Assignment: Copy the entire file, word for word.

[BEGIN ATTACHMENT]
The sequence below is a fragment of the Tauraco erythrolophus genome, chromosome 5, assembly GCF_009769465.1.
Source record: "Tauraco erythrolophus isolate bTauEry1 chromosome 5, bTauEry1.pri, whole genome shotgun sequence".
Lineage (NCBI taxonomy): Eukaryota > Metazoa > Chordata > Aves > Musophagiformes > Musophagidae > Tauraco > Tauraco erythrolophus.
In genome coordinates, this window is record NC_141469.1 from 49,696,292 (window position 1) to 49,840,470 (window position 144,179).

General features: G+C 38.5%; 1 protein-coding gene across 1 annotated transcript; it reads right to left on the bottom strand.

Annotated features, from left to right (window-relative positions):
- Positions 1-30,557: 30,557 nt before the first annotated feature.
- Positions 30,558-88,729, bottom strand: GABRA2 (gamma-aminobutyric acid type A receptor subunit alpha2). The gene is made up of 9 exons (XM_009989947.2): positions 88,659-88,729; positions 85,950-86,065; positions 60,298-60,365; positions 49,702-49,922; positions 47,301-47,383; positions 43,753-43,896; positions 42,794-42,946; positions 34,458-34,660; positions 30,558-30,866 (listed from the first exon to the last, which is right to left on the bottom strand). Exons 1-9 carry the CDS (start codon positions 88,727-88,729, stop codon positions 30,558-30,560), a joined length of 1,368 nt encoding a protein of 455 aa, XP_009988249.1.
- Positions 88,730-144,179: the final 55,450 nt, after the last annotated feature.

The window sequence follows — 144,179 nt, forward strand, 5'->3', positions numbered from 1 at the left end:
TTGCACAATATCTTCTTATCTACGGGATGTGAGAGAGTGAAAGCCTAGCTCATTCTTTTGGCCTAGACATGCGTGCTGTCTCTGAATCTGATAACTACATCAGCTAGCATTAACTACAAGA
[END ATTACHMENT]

The sequence below is a fragment of the Tauraco erythrolophus genome, chromosome 5, assembly GCF_009769465.1.
Source record: "Tauraco erythrolophus isolate bTauEry1 chromosome 5, bTauEry1.pri, whole genome shotgun sequence".
Lineage (NCBI taxonomy): Eukaryota > Metazoa > Chordata > Aves > Musophagiformes > Musophagidae > Tauraco > Tauraco erythrolophus.
In genome coordinates, this window is record NC_141469.1 from 49,696,292 (window position 1) to 49,840,470 (window position 144,179).

General features: G+C 38.5%; 1 protein-coding gene across 1 annotated transcript; it reads right to left on the bottom strand.

Annotated features, from left to right (window-relative positions):
- Positions 1-30,557: 30,557 nt before the first annotated feature.
- Positions 30,558-88,729, bottom strand: GABRA2 (gamma-aminobutyric acid type A receptor subunit alpha2). The gene is made up of 9 exons (XM_009989947.2): positions 88,659-88,729; positions 85,950-86,065; positions 60,298-60,365; positions 49,702-49,922; positions 47,301-47,383; positions 43,753-43,896; positions 42,794-42,946; positions 34,458-34,660; positions 30,558-30,866 (listed from the first exon to the last, which is right to left on the bottom strand). Exons 1-9 carry the CDS (start codon positions 88,727-88,729, stop codon positions 30,558-30,560), a joined length of 1,368 nt encoding a protein of 455 aa, XP_009988249.1.
- Positions 88,730-144,179: the final 55,450 nt, after the last annotated feature.

The window sequence follows — 144,179 nt, forward strand, 5'->3', positions numbered from 1 at the left end:
TTGCACAATATCTTCTTATCTACGGGATGTGAGAGAGTGAAAGCCTAGCTCATTCTTTTGGCCTAGACATGCGTGCTGTCTCTGAATCTGATAACTACATCAGCTAGCATTAACTACAAGA